The purpose of this paper is to account for how local governments and citizens perceive sustainable development in Kosovo and explore bottlenecks and opportunities they face in this regard. A combination of document analysis and information gained through public debates shows that local governments are in a favorable position to respond to and address today’s local development challenges in Kosovo. Findings indicate that local governments can play a vital role in educating, mobilizing, and responding to citizens to promote overall sustainable development in the longer term, albeit a relatively new concept in Kosovo.
This issue of Perspectives is dedicated to climate change mitigation in the Western Balkans, because of both the global need to limit global warming but also because mitigating climate change, as the articles show, goes hand in hand with development both in terms of economic growth and in terms of health, wellbeing and societal development. With this context in mind, the articles before you shed light upon some of the commonly overlooked aspects of it but also point to solutions which are good starting points for any future changes in how we think of energy, development, and public good more broadly.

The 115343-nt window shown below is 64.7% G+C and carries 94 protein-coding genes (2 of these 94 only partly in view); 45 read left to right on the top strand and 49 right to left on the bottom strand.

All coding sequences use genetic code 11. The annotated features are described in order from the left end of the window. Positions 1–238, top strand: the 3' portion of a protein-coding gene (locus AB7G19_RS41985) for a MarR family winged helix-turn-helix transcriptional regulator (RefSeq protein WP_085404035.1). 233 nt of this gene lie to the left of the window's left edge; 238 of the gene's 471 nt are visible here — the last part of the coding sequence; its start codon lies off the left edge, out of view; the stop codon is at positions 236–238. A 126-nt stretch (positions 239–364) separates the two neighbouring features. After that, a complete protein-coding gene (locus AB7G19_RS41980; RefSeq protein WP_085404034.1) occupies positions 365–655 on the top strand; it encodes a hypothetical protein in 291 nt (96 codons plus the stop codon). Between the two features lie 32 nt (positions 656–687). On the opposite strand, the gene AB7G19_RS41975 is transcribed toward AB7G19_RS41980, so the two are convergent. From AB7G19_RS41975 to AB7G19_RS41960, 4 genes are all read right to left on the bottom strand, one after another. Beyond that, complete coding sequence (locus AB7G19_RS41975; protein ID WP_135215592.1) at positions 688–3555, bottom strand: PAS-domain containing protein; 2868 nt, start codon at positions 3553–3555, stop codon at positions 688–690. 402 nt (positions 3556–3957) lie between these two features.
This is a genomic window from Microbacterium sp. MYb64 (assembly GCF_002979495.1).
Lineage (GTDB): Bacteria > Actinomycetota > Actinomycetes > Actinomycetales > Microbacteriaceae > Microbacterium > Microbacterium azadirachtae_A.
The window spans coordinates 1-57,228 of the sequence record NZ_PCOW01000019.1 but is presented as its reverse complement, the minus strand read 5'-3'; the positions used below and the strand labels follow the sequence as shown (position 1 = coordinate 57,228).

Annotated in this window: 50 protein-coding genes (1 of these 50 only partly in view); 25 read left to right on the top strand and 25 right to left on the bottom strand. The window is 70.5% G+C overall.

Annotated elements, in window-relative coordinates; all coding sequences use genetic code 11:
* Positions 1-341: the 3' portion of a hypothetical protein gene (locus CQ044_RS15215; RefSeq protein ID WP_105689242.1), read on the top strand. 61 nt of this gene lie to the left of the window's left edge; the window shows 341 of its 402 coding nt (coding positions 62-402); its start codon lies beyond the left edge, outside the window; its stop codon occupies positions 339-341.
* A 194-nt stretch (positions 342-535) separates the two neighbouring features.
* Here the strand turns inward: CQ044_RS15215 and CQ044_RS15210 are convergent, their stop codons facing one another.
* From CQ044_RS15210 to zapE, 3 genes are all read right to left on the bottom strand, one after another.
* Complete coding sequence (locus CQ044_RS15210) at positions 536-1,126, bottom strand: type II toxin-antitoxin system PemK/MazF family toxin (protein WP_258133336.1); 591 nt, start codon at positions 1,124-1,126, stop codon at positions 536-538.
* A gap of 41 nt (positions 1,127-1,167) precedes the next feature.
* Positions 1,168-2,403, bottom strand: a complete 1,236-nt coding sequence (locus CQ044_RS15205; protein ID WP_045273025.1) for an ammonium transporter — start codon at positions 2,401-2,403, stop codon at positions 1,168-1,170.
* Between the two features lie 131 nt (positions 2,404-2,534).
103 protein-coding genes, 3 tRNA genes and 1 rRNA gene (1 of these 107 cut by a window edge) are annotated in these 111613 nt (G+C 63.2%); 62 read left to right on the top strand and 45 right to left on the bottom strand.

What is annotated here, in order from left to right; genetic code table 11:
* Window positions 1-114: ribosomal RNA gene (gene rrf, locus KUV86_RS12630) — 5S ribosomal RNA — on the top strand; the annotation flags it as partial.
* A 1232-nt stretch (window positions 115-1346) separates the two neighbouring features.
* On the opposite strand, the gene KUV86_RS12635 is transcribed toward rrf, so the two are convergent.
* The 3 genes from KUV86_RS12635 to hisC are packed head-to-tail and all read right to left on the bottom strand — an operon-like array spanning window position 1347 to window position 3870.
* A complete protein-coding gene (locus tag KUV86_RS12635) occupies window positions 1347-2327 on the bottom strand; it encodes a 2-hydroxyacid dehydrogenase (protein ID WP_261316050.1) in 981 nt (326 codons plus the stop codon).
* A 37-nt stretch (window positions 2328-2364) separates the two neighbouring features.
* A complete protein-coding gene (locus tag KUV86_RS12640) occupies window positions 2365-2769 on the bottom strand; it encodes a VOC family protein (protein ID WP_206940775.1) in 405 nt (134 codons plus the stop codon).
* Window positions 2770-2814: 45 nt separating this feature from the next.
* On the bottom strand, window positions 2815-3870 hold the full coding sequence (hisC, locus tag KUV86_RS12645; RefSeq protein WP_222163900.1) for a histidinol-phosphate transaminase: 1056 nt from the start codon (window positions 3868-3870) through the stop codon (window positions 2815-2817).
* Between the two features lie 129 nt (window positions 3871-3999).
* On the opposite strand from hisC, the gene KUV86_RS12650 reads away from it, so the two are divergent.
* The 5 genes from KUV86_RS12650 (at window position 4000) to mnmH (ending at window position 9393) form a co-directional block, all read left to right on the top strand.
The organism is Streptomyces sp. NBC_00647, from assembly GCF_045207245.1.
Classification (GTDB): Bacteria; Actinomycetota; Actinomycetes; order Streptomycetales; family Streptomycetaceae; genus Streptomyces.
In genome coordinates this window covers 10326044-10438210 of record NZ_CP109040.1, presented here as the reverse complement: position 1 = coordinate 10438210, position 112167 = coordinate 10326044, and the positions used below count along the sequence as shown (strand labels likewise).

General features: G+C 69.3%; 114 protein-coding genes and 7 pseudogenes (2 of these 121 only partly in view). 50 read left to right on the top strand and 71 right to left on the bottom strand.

In cooperation with the Heinrich Boell Foundation, Vreme Weekly publishes a series of articles entitled Political Climate dedicated to the issue of climate change in Serbia. The series attempts to examin Serbia's cilmate policies in the light of EU integration and the Paris Agreement.
Kosovo cannot absorb additional lignite-exploitation without fundamentally endangering its living environment. EU perspective of Kosovo dictates climate and energy policy framework and direction that is to a large extent incompatible with the current developments